Last occurrence (top): Non-extinct palaeontological taxon. Data source: Brummer & Kucera 2022: The morphotype occurs at the present day but is formed by the species T. sacculifer, so this taxon is not used by biologists
First occurrence (base): within M1a subzone (22.44-22.96Ma, base in Aquitanian stage). Data source: Spezzaferri et al. 2018

Plot of occurrence data:

Primary source for this page: Spezzaferri et al. 2018 - Olig Atlas chap.9 p.300; Kennett & Srinivasan 1983 p 62


André, A., Weiner, A., Quillévéré, F., Aurhas, R., Morard, R. & Douady, C. (2013). The cryptic and the apparent reversed: lack of genetic differentiation within the morphologically diverse plexus of the planktonic foraminifer Globigerinoides sacculifer. Paleobiology. 39: 21-39. gs

Aurahs, R., Treis, Y., Darling, K. & Kucera, M. (2011). A revised taxonomic and phylogenetic concept for the planktonic foraminifer species Globigerinoides ruber based on molecular and morphometric evidence. Marine Micropaleontology. 79: 1-14. gs

Bé, A. W. H. & Tolderlund, D. S. (1971). Distribution and ecology of living planktonic foraminifera in surface waters of the Atlantic and Indian Oceans. In, Funnell, B. M. & Riedel, W. R. (eds) Micropaleontology of Oceans. Cambridge Univ. Press, Cambridge, UK 105-149. gs

Blow, W. H. (1956). Origin and evolution of the foraminiferal genus Orbulina d'Orbigny. Micropaleontology. 2(1): 57-70. gs

Brummer, G-J. A. & Kucera, M. (2022). Taxonomic review of living planktonic foraminifera. Journal of Micropalaeontology. 41: 29-74. gs

Coryell, H. H. & Mossmann, R. W. (1942). Foraminifera from the Charco Azul Formation, Pliocene, of Panama. Journal of Paleontology. 16: 233-246. gs

Cushman, J. A. & Dorsey, A. L. (1940). Some Notes on the Genus Candorbulina. Contributions from the Cushman Laboratory for Foraminiferal Research. 16(2): 40-42. gs

Hemleben, C., Spindler, M. & Anderson, O. (1989). Modern Planktonic Foraminifera. Springer-Verlag, New York. -. gs

Jenkins, D. G. (1965c). The origin of the species Globigerinoides trilobus (Reuss) in New Zealand. Contributions from the Cushman Foundation for Foraminiferal Research. 16(3): 116-120. gs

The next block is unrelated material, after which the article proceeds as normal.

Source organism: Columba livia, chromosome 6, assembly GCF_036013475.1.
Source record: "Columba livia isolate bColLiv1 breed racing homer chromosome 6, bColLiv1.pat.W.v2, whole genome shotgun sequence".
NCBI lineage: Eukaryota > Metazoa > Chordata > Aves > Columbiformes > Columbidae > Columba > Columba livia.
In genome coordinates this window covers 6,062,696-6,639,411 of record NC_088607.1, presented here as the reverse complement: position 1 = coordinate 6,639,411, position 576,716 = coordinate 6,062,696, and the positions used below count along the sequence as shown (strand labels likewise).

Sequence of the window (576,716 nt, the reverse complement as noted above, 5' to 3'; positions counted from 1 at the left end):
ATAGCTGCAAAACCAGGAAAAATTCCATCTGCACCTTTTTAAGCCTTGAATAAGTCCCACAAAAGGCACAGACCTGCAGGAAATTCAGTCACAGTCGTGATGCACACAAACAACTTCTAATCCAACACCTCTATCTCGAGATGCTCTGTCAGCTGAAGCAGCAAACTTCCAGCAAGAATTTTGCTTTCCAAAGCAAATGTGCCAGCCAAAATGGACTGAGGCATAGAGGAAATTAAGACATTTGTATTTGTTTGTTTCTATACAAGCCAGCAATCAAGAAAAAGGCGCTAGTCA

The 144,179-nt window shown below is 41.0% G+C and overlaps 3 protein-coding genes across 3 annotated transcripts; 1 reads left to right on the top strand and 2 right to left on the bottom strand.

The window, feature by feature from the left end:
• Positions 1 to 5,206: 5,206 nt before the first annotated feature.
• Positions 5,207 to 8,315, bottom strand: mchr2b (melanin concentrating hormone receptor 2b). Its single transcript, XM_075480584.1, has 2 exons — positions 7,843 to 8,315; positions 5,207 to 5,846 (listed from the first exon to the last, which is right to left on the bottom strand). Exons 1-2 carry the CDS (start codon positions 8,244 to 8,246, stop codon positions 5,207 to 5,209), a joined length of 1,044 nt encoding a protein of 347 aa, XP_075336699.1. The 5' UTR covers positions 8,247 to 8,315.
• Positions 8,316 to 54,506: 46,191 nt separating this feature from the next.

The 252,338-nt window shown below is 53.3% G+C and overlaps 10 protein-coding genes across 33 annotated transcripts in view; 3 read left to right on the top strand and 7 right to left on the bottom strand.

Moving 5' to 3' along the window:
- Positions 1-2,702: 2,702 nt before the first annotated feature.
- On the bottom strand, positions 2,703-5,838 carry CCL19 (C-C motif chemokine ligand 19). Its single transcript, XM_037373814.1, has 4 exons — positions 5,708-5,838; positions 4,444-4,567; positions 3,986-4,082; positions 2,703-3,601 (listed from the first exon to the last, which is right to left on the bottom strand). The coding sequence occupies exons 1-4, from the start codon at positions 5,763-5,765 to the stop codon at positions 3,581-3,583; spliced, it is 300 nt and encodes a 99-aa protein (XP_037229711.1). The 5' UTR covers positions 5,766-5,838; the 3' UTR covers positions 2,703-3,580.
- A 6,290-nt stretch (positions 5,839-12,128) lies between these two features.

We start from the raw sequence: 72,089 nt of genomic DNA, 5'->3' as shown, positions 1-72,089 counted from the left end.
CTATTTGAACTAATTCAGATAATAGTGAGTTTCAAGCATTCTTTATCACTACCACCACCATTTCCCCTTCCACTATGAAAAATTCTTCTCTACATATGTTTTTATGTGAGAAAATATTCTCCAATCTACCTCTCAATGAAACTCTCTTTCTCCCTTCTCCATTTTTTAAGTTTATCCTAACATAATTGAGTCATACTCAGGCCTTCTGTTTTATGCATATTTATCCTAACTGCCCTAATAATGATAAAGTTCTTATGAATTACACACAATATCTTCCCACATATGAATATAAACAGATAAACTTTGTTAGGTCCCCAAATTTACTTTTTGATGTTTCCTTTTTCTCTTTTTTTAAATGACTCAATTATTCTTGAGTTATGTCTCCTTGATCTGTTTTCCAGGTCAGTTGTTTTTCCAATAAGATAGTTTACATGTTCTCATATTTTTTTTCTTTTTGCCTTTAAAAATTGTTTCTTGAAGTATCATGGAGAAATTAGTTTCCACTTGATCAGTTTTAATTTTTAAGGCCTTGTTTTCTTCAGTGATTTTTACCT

Jenkins, D. G. (1968). Acceleration of the evolutionary rate in the Orbulina lineage. Contributions from the Cushman Foundation for Foraminiferal Research. 19(4): 133-140. gs

Kennett, J. P. & Srinivasan, M. S. (1983). Neogene Planktonic Foraminifera. Hutchinson Ross Publishing Co., Stroudsburg, Pennsylvania. 1-265. gs

Loeblich, A. & Tappan, H. (1994). Foraminifera of the Sahul shelf and Timor Sea. Cushman Foundation for Foraminiferal Research, Special Publication. 31: 1-661. gs O

Pearson, P. N., Shackleton, N. J. & Hall, M. A. (1997a). Stable isotopic evidence for the sympatric divergence of Globigerinoides trilobus and Orbulina universa (planktonic foraminifera). Journal of the Geological Society of London. 154: 295-302. gs

Poole, C. R. & Wade, B. S. (2019). Systematic taxonomy of the Trilobatus sacculifer plexus and descendant Globigerinoidesella fistulosa (planktonic foraminifera). Journal of Systematic Palaeontology. 1-42. gs

Postuma, J. A. (1971). Manual of planktonic foraminifera. Elsevier for Shell Group, The Hague. 1-406. gs

Reuss, A. E. (1850). Neue Foraminiferen aus den Schichten des Osterreichischen Tertiarbeckens. Denkschriften der kaiserlichen Akademie der Wissenschaften zu Wien. 1: 365-390. gs O

Rögl, F. (2012). Globigerina triloba Reuss 1850 – Designation of a neotype. Annalen des Naturhistorischen Museums in Wien. 114: 179-191. gs

Siccha, M. & Kucera, M. (2017). ForCenS, a curated database of planktonic foraminifera census counts in marine surface sediment samples. Scientific Data. 4(1): 1-12. gs

Spezzaferri, S. (1994). Planktonic foraminiferal biostratigraphy and taxonomy of the Oligocene and lower Miocene in the oceanic record. An overview. Palaeontographia Italica. 81: 1-187. gs

Spezzaferri, S., Olsson, R. K. & Hemleben, C. (2018c). Taxonomy, biostratigraphy, and phylogeny of Oligocene to Lower Miocene Globigerinoides and Trilobatus. In, Wade, B. S., Olsson, R. K., Pearson, P. N., Huber, B. T. & Berggren, W. A. (eds) Atlas of Oligocene Planktonic Foraminifera. Cushman Foundation for Foraminiferal Research, Special Publication . 46(Chap 9): 269-306. gs

Wade, B. S., Pearson, P. N., Berggren, W. A. & Pälike, H. (2011). Review and revision of Cenozoic tropical planktonic foraminiferal biostratigraphy and calibration to the geomagnetic polarity and astronomical time scale. Earth-Science Reviews. 104: 111-142. gs


Trilobatus trilobus compiled by the pforams@mikrotax project team viewed: 10-12-2023